Here’s how:

    Make sure that Dying Light is optimally configured and then exit the game. Open up “C:\Users\USERNAME\Documents\DyingLight\out\settings\video.scr” using Notepad or a tool like Notepad++ and look for the word “VisRange”.

    Change the value to VisRange(8.26, 8.26) which will restore the 100% visibility. Save the file![st_image template="BC1" alt="Dying Light Viewing" select_image="http://now.avg.com/wp-content/uploads/2015/02/2015_02_06_17_59_08.png"]

    Next, right-click on the file and select Properties. Check the Ready Only box and hit OK.[st_image template="BC1" alt="Dying Light Video Properties" select_image="http://now.avg.com/wp-content/uploads/2015/02/2015_02_06_18_00_131.png"]


    If you want to tweak your settings from here, you need to undo the write-protect and later apply the VisRange tweak again before write-protecting the file again. A bit of a hassle, but beauty comes at a price, right?


    #5 – Get the Game Ready Driver

    At end of January, nVidia released a new driver specifically optimized for Dying Light which all users GeForce cards should install asap. Version 347.25 offers much smoother gameplay and adds support for the GeForce GTX 960 and a new Anti-Aliasing technique called MFAA (Multi-Frame Sampled Anti-Aliasing). ATI/AMD users should also look out for the latest drivers to ensure best possible performance.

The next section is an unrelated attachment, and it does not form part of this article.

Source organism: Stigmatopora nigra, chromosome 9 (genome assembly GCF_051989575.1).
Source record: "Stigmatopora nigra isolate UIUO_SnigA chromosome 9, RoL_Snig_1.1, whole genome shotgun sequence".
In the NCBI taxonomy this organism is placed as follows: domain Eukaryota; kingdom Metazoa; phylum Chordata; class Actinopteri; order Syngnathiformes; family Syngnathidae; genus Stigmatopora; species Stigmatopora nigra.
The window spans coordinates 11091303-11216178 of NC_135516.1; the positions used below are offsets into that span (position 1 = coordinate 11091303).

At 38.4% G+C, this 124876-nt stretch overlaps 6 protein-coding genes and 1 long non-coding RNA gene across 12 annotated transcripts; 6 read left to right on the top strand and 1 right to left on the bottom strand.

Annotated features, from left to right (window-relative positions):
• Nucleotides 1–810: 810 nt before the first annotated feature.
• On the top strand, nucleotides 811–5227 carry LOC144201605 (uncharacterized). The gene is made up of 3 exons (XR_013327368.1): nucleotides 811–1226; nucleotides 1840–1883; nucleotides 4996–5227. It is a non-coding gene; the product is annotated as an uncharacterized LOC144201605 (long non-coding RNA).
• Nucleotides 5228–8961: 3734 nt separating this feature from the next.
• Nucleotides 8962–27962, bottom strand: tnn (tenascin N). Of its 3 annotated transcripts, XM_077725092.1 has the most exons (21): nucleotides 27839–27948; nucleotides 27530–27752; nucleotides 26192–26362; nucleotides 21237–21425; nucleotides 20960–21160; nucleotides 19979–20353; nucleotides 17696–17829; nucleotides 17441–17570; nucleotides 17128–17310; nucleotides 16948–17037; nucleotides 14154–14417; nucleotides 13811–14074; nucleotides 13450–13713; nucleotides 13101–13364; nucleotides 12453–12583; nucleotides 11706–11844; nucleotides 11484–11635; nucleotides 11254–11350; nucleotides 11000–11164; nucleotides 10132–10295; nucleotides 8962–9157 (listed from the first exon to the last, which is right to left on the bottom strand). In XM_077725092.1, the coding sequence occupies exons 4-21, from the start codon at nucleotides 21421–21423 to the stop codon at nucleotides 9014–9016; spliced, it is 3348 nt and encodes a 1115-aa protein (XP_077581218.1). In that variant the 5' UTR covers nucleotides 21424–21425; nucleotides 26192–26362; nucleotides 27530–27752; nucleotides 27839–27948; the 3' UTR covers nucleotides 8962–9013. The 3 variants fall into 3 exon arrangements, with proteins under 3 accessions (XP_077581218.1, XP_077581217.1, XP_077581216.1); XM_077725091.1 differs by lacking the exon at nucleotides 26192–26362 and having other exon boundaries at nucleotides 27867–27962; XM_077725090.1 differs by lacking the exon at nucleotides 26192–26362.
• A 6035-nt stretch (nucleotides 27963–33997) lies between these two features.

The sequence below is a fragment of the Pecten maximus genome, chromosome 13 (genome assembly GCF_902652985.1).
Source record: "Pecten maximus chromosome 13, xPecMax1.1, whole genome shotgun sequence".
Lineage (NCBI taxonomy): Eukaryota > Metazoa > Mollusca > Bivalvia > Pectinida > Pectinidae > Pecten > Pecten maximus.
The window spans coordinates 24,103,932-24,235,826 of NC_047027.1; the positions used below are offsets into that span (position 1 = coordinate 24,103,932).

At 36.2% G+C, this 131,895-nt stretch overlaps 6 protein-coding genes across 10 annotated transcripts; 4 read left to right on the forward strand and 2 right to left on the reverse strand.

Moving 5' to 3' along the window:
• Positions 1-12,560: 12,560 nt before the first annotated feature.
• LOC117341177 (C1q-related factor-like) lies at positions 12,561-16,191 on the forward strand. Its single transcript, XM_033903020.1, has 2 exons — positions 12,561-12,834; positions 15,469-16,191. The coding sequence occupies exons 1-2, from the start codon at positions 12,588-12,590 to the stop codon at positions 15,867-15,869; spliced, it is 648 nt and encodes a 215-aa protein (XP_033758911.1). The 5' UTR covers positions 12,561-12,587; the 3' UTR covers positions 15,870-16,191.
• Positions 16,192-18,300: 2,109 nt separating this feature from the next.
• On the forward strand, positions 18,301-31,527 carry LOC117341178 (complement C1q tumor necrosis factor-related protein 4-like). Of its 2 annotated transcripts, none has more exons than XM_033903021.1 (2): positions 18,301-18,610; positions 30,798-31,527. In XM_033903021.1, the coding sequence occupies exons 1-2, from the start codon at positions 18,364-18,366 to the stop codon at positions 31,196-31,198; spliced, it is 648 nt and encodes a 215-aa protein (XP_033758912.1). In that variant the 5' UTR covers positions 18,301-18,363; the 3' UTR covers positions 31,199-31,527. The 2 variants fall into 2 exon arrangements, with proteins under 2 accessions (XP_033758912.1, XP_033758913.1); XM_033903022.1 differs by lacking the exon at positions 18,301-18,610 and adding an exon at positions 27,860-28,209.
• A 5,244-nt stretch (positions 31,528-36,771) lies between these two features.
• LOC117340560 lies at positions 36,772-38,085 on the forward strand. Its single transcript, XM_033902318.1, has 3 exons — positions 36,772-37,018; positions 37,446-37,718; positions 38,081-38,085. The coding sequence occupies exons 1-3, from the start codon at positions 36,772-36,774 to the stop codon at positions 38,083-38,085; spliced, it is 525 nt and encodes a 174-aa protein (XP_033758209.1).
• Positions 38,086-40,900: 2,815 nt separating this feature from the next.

#6 – Fix The Multicore Problems Yourself (experimental)

    Until patch 1.4 comes out and offers a fix for the fact that Dying Light only uses one CPU core in some cases, you can try out this little tweak which helps on some systems.

    Open the game and then use CTRL+ALT+DEL to open Task-Manager. Right-click on DyingLightGame.exe, go to Set Affinity, uncheck all CPUs and then re-check CPU 0.  Hit OK. Open the affinity window again and re-check all processors. The game should now use all of the cores and balance the load equally instead of taxying only one core.


    #7 – Get the Dying Light Manager

    On the web you’ll find a dozen or so tweaks which will help you disable the filmgrain effect, change sunlighting or disable some of the blur and coloration around objects or people in the game.